EJPAP Thematic Issue: Pragmatism and Common Sense
European Journal of Pragmatism and American Philosophy
EJPAP 9, 2, 2017
Pragmatism and Common-Sense
Guest Editors: Gabriele Gava (Goethe Universität Frankfurt am Main, Institut für Philosophie) and Roberto Gronda (Scuola Normale Superiore di Pisa)
The 2017/2 issue of the EJPAP will discuss the relationships between pragmatism and common-sense. Its goal is to reflect on the importance of the notion of common-sense for pragmatism, both from a historical and a theoretical point of view, and to inquire whether pragmatism provides a distinctive and original approach to this concept.
Pragmatism understands human action as grounded on general habits of behavior. The dimension of habituality is what allows human beings to cope with environmental conditions in a way that makes it possible for them to feel at home in the world. The notion of common-sense is therefore intrinsically relevant to a philosophical approach emphasizing habitual interactions with the world. Moreover, pragmatists have often proposed a kind of “conservatism” in epistemology – that is, they argue that common-sense beliefs need not be justified until there are authentic or “living” reasons to doubt them. In other words, pragmatists disallow merely possible skeptical scenarios as reasons to doubt.
Thus, if the concept of common-sense is central to pragmatisms in this (and other) ways, it is nevertheless questionable whether a pragmatist approach implies a distinctive account of common sense that differs, essentially, from those available in other traditions of thought. To know these, we would need to answer the following kinds of questions: (1) Do pragmatists make use of a unique version of common sense or one that overlaps with other uses? (2) If it overlaps with other uses, how does this work? For example, one might consider the different roles of common sense in different contexts; (a) common-sense can be used to highlight the conceptual or normative primacy of the “ordinary” over the “derived” or refined products of scientific investigation; (b) alternatively, it can be used to defend the opposite thesis, that is, that everyday practices are open to a continuous and never-ending process of revision, through which they incorporate within themselves the results of science. Or, (c) common sense can be deployed either as an epistemological concept (which provides a sort of justification for certain claims to knowledge) or, in a sort of Deweyan spirit, as a tool to defeat the very possibility of epistemological accounts of knowledge. In this latter sense, focusing on the notion of common-sense can reveal those theoretical assumptions which are at the basis of different versions of pragmatism.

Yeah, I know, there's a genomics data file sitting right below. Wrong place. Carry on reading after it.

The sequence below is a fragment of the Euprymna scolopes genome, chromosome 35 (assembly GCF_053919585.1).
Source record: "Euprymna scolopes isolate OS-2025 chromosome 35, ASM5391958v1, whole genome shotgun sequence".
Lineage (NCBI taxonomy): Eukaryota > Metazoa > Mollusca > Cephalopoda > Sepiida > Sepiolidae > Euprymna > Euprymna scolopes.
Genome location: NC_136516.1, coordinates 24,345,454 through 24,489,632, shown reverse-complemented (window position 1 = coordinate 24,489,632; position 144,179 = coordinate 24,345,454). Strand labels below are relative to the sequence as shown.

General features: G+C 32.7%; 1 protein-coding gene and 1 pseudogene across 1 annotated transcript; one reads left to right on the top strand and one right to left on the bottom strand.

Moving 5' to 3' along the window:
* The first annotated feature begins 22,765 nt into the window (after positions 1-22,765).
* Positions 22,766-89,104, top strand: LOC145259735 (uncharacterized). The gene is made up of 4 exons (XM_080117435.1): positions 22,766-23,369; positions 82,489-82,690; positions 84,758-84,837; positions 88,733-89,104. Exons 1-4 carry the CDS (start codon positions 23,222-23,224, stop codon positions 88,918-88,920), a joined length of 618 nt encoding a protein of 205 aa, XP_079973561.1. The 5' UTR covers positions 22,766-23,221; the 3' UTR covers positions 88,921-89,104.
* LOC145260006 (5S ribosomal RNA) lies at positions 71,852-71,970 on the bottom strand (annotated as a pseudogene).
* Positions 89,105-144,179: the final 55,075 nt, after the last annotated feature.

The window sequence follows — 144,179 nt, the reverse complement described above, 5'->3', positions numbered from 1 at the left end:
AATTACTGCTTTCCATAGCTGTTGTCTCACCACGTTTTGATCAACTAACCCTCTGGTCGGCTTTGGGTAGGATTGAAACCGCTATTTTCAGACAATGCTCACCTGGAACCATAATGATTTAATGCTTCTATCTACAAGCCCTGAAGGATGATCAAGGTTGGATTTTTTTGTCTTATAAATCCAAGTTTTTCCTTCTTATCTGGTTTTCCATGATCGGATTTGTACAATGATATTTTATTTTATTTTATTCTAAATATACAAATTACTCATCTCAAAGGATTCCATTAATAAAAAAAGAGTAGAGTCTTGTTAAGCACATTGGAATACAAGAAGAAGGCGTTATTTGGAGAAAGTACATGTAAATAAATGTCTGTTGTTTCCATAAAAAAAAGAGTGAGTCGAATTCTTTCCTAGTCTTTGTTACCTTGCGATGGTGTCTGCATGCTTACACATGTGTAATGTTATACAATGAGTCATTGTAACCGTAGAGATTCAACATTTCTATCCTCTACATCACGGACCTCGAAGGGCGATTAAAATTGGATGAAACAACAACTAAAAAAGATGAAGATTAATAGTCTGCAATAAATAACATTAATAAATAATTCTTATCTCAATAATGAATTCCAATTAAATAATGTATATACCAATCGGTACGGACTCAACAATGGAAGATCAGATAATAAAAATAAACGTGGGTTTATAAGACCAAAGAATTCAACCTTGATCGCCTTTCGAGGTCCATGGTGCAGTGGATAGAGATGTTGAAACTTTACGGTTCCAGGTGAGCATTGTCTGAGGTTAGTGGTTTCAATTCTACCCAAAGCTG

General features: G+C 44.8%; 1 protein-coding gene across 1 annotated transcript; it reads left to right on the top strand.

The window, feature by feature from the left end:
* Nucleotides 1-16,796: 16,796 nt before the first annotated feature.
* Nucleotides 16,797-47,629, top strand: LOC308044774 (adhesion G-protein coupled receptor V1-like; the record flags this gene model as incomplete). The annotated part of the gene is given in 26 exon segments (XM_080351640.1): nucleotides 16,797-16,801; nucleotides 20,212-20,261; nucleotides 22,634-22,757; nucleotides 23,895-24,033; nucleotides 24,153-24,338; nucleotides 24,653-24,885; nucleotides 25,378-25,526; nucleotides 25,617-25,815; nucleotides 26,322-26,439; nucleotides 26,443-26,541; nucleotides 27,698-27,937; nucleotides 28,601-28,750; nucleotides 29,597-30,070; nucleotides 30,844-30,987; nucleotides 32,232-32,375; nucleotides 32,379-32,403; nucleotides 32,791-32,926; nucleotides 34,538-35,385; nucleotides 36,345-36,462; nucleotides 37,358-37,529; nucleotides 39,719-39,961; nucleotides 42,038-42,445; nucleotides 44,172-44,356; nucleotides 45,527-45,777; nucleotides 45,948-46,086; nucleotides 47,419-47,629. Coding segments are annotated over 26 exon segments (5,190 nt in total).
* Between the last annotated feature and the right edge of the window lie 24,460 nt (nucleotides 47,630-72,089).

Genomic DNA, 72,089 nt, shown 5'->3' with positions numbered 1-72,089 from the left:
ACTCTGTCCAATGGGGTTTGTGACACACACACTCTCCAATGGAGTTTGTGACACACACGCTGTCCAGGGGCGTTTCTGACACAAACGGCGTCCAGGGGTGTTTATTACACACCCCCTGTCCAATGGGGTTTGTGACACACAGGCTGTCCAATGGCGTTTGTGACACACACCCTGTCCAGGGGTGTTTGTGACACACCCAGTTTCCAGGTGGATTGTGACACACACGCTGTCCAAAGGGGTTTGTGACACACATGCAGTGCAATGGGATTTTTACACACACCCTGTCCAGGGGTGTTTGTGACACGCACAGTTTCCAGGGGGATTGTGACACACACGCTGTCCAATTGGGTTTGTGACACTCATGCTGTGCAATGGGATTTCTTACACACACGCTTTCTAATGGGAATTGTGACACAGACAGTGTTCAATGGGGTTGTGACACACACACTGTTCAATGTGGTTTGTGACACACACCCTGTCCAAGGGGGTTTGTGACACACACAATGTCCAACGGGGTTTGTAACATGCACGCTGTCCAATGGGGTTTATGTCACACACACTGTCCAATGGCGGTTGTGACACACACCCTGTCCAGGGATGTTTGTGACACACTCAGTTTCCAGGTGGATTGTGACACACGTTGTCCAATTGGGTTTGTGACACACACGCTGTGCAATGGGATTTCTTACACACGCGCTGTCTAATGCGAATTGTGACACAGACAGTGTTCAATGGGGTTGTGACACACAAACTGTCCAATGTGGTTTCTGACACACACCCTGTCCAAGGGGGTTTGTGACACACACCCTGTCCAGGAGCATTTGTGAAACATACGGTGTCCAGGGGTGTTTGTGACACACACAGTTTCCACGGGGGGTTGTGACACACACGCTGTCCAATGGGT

We welcome contributions from any area of philosophy, and encourage social scientists and theorists of politics to also participate. Possible topics for discussion are: a) the historiographical assessment of the relation of pragmatism to the Scottish philosophy of common-sense; b) the influence of the theory of evolution on the pragmatist account of common sense; c) the similarities and differences between pragmatism and the “philosophy of the ordinary”; d) the possible relations to authors as different as Wittgenstein, Foucault, Bourdieu, to name only the most important ones; e) the relation between common-sense and science; f) the relation between pragmatist common-sensism and issues in contemporary epistemology such as the epistemology of virtues or the know-that/know-how distinction; g) the role played by a pragmatist-inspired notion of common-sense in social sciences.
Papers should be sent to roberto1gronda [at] gmail.com and gabriele.gava [at] gmail.com by May 31st, 2017.
They should not exceed 12.000 words and must include an abstract of 150-400 words and a list of works cited.
Papers will be selected on the basis of a process of blind review.
They will be published in December 2017.